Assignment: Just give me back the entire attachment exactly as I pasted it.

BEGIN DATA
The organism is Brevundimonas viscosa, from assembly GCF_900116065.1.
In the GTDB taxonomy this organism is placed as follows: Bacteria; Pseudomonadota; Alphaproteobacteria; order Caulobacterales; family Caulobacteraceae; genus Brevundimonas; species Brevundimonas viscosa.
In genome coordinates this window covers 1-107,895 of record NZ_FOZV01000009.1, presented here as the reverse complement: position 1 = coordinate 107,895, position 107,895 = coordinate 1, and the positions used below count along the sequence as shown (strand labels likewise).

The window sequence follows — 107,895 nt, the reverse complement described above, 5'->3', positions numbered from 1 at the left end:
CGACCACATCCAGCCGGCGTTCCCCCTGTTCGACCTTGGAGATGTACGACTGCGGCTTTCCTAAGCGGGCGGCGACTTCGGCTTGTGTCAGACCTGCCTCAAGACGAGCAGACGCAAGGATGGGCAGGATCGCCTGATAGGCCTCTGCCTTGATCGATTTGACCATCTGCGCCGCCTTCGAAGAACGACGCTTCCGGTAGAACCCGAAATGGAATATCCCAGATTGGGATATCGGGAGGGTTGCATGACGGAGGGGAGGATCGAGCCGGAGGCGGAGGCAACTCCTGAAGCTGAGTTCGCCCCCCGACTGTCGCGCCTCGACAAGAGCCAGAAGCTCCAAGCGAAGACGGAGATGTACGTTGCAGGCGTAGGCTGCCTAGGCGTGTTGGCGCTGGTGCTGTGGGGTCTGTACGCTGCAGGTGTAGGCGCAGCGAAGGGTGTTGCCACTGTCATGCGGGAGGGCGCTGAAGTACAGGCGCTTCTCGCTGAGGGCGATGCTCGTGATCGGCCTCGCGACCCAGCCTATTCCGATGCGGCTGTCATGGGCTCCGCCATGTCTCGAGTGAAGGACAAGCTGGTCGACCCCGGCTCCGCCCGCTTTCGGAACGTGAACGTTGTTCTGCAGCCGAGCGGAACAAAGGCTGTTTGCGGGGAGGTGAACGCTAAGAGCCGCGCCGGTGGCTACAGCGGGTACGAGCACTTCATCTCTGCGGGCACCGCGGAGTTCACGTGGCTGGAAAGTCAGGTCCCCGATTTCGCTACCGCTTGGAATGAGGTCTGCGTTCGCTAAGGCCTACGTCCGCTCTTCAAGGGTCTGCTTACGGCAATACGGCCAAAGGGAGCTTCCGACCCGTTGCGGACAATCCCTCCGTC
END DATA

The organism is Brevundimonas viscosa, from assembly GCF_900116065.1.
In the GTDB taxonomy this organism is placed as follows: Bacteria; Pseudomonadota; Alphaproteobacteria; order Caulobacterales; family Caulobacteraceae; genus Brevundimonas; species Brevundimonas viscosa.
In genome coordinates this window covers 1-107,895 of record NZ_FOZV01000009.1, presented here as the reverse complement: position 1 = coordinate 107,895, position 107,895 = coordinate 1, and the positions used below count along the sequence as shown (strand labels likewise).

The window sequence follows — 107,895 nt, the reverse complement described above, 5'->3', positions numbered from 1 at the left end:
CGACCACATCCAGCCGGCGTTCCCCCTGTTCGACCTTGGAGATGTACGACTGCGGCTTTCCTAAGCGGGCGGCGACTTCGGCTTGTGTCAGACCTGCCTCAAGACGAGCAGACGCAAGGATGGGCAGGATCGCCTGATAGGCCTCTGCCTTGATCGATTTGACCATCTGCGCCGCCTTCGAAGAACGACGCTTCCGGTAGAACCCGAAATGGAATATCCCAGATTGGGATATCGGGAGGGTTGCATGACGGAGGGGAGGATCGAGCCGGAGGCGGAGGCAACTCCTGAAGCTGAGTTCGCCCCCCGACTGTCGCGCCTCGACAAGAGCCAGAAGCTCCAAGCGAAGACGGAGATGTACGTTGCAGGCGTAGGCTGCCTAGGCGTGTTGGCGCTGGTGCTGTGGGGTCTGTACGCTGCAGGTGTAGGCGCAGCGAAGGGTGTTGCCACTGTCATGCGGGAGGGCGCTGAAGTACAGGCGCTTCTCGCTGAGGGCGATGCTCGTGATCGGCCTCGCGACCCAGCCTATTCCGATGCGGCTGTCATGGGCTCCGCCATGTCTCGAGTGAAGGACAAGCTGGTCGACCCCGGCTCCGCCCGCTTTCGGAACGTGAACGTTGTTCTGCAGCCGAGCGGAACAAAGGCTGTTTGCGGGGAGGTGAACGCTAAGAGCCGCGCCGGTGGCTACAGCGGGTACGAGCACTTCATCTCTGCGGGCACCGCGGAGTTCACGTGGCTGGAAAGTCAGGTCCCCGATTTCGCTACCGCTTGGAATGAGGTCTGCGTTCGCTAAGGCCTACGTCCGCTCTTCAAGGGTCTGCTTACGGCAATACGGCCAAAGGGAGCTTCCGACCCGTTGCGGACAATCCCTCCGTC